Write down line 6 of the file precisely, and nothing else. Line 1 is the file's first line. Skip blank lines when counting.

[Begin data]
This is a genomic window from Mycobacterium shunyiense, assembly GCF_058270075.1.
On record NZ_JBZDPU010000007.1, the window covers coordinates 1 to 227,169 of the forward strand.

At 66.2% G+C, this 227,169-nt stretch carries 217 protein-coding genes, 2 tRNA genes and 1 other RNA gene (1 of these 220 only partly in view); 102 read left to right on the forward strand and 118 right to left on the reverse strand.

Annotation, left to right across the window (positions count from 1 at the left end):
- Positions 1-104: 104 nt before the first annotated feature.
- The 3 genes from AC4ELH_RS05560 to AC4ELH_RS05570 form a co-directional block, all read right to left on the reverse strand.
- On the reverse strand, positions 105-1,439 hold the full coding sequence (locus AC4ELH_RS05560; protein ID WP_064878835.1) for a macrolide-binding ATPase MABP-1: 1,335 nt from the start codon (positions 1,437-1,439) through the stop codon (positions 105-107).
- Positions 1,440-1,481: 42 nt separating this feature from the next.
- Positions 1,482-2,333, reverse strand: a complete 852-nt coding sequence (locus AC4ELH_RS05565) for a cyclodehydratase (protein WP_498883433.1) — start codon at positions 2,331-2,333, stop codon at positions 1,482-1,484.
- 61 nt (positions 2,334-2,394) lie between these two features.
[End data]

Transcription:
- The 3 genes from AC4ELH_RS05560 to AC4ELH_RS05570 form a co-directional block, all read right to left on the reverse strand.